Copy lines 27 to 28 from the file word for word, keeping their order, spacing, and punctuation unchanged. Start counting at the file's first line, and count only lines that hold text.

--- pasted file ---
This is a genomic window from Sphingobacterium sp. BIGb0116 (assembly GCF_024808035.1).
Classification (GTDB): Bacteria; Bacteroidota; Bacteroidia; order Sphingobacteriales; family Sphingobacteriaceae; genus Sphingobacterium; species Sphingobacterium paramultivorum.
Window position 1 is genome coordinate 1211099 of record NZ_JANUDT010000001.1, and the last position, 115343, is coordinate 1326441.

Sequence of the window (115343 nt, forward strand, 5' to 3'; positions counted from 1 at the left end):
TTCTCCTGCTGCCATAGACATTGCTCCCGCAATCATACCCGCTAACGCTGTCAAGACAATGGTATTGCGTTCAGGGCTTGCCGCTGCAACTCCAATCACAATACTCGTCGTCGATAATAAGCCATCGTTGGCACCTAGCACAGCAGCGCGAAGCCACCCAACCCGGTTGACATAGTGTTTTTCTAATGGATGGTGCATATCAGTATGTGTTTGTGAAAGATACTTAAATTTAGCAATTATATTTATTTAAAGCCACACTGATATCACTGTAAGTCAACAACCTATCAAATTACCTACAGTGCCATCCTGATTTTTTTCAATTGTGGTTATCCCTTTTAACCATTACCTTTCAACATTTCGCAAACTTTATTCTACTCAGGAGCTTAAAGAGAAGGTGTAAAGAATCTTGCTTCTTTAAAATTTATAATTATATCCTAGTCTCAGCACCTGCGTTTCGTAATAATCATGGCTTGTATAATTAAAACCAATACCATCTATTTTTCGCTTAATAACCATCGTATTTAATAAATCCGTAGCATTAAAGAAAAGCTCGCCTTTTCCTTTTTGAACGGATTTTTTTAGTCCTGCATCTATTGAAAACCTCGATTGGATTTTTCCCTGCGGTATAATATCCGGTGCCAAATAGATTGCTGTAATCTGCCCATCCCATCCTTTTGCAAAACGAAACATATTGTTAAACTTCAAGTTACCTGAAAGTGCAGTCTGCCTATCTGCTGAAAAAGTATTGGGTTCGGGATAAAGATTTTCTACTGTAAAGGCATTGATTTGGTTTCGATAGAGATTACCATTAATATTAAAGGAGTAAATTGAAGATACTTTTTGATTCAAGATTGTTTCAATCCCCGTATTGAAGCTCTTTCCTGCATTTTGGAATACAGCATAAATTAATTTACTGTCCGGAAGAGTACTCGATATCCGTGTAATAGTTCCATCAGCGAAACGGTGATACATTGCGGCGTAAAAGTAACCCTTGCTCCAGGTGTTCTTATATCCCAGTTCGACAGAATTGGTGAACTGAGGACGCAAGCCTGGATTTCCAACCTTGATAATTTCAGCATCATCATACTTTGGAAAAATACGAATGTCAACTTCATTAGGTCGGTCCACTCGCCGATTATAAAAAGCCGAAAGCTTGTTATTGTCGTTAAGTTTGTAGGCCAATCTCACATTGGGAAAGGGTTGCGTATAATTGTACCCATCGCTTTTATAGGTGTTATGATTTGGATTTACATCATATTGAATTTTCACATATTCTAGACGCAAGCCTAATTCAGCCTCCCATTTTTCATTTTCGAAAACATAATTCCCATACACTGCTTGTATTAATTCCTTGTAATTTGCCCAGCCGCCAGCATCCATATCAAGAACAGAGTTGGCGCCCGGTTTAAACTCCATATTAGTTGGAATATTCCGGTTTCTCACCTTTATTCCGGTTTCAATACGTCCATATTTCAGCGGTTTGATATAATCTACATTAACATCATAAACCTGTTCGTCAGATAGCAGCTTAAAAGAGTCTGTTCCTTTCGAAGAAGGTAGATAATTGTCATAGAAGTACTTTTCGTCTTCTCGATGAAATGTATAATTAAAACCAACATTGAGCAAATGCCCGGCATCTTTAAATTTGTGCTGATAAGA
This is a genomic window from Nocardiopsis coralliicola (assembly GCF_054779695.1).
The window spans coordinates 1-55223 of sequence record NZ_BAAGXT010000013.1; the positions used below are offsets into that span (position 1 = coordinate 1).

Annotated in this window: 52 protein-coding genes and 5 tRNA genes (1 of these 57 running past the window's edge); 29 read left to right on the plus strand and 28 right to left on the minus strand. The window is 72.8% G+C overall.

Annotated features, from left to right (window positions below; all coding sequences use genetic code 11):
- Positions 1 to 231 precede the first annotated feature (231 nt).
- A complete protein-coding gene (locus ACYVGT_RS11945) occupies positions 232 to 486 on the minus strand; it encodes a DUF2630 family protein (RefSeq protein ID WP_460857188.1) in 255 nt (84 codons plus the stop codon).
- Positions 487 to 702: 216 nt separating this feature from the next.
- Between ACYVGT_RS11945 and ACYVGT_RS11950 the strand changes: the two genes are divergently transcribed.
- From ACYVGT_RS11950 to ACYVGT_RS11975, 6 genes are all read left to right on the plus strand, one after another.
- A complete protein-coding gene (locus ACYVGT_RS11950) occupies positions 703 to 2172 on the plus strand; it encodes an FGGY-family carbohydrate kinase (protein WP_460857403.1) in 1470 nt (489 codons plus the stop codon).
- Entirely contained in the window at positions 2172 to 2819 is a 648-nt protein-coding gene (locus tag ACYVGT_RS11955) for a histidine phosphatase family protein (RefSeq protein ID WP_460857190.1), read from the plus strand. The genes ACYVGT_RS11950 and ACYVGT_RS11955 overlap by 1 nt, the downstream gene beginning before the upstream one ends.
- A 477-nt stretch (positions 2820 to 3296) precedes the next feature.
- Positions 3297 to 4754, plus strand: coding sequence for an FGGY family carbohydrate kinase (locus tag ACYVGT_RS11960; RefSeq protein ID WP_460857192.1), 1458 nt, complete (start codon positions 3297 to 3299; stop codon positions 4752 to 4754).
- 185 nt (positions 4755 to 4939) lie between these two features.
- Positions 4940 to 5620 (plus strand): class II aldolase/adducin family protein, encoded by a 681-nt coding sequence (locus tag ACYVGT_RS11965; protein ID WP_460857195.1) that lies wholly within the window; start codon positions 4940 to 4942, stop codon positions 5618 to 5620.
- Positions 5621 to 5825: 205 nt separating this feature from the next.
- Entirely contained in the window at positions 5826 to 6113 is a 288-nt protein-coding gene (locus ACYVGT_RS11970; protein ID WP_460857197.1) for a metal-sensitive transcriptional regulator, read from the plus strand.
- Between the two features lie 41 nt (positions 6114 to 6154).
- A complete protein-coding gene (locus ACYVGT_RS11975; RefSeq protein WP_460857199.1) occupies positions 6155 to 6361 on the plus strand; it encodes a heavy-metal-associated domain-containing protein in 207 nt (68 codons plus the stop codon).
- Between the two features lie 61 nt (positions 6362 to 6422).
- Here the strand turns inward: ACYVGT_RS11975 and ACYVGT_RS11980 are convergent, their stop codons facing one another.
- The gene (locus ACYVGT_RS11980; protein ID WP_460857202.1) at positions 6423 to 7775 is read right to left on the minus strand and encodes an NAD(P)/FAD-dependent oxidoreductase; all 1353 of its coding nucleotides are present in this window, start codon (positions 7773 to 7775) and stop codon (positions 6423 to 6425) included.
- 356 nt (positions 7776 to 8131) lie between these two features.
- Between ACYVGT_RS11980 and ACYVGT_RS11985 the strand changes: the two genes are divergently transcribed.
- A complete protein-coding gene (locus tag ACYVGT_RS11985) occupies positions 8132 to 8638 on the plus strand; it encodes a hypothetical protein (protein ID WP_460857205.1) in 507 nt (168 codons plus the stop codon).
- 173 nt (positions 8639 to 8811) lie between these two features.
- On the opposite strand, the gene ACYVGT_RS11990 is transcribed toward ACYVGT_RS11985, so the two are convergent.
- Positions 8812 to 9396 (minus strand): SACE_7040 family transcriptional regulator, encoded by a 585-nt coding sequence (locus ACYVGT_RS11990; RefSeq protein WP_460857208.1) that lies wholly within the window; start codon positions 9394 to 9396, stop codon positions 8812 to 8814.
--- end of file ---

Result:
- The gene (locus ACYVGT_RS11980; protein ID WP_460857202.1) at positions 6423 to 7775 is read right to left on the minus strand and encodes an NAD(P)/FAD-dependent oxidoreductase; all 1353 of its coding nucleotides are present in this window, start codon (positions 7773 to 7775) and stop codon (positions 6423 to 6425) included.
- 356 nt (positions 7776 to 8131) lie between these two features.